And then I finally started making some progress on the body of my cashmere/merino sweater (which is just like heaven to work!). This is probably the third attempt, and I put a little 2x2 ribbing at the bottom so that it wouldn't curl up. It's supposed to curl, but for some reason, I don't like the curling.

I also made a few swatches for some new designs that are swirling in my head. And now I see that it's 10:30 and I have to get to bed and go to ...ugh... work tomorrow!

Monday, September 17, 2007

Soup Weather!

Yea! It's finally time to start getting serious about...mmmm...soup! I love soup, almost as much as cozy cashmere and wonderful boots. I've really been wanting to put some soup recipes together lately, and tonight was the perfect night--cool, with a hint of rain that is supposed to last all week and maybe even into next. With the Indian Summr weather that is so typical here, it's kind of a nice taste of fall.

I found an interesting set of soup recipes over the weekend, that is apparently pretty popular: it's a "soup diet" that Good Housekeeping magazine does in the fall. Truth be told, it looks like a great diet and a healthy way to lose weight, but what really excited me was all the soup-y possibilities.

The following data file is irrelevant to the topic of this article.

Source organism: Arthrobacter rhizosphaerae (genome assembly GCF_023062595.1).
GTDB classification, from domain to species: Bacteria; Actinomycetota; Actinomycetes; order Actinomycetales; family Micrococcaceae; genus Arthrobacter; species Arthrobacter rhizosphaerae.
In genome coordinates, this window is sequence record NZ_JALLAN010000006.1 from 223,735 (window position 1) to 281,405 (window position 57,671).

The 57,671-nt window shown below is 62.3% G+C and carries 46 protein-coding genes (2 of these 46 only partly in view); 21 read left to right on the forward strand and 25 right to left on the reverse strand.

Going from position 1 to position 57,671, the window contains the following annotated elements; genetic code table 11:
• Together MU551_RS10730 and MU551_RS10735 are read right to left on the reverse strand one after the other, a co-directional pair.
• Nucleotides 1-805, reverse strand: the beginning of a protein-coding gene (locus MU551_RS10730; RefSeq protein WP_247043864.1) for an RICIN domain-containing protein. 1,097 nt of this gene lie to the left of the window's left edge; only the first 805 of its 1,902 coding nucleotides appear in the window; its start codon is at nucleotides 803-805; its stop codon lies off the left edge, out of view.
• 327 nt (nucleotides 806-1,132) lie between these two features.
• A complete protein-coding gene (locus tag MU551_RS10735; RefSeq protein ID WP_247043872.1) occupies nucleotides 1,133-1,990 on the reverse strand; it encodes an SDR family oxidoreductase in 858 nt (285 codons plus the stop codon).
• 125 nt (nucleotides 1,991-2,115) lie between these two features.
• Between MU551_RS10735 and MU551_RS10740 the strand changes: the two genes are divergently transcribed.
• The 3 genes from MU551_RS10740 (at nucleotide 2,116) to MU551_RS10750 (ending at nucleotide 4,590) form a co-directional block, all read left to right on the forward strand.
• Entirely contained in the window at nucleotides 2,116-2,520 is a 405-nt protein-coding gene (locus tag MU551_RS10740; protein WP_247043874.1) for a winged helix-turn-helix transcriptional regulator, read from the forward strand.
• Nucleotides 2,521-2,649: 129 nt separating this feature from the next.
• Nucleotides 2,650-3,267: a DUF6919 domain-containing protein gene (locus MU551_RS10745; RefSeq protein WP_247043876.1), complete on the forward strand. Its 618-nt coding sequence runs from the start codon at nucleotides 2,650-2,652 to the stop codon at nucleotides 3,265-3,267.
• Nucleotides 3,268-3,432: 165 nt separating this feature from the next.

You just make one big batch of basic vegetable soup, then add different things to it to make about 20 or so other combinaions, each one unique. Brilliant! The soup isn't difficult to make, and apparently freezes well, so I dug in!

The basic vegetable soup begins with the classic French Mirepoix trinity of celery, onion, and carrot:
And ends with a delicious soup packed with vegetables. I added imported French haricot verts, fire-roasted tomatoes, baby spinach leaves, zuchhini, etc. The recipe is fantastic already!
I'll keep you posted on the progression of versions. And the progression of cashmere....mmmm. There's nothing quite like soup and cashmere weather! You can check out the details for the recipe at

Sunday, September 16, 2007

Catching-Up Weekend

Our weekend was a little boring and unadventurous, probably because last weekend was a little too fun and adventurous! We went to the City of Rocks for a rock-climbing/camping advenure, then to Miracle Hot Springs where my husband went kayaking with our rafting buddies. In addition to sustaining a flat tire, the dog eating a chipmunk (whole), and then acting like a crazed chipmunk in the tent all night (no sleep for mommy and daddy, that's for sure), my husband also suffered a really bad shoulder blow in his whitewater kayak. Man!

So, this weekend has been pretty subdued, but nice for catching up on things. Supposedly, that is. Mostly I've just been sitting around and knitting! The weather has been great, though...those crisp, sunny days where you know autumn is just imminent. It really makes me want to dig out my boots and sweaters, which I'm planning to day this afternoon, after we run the dog's buns off at the Sand Dunes.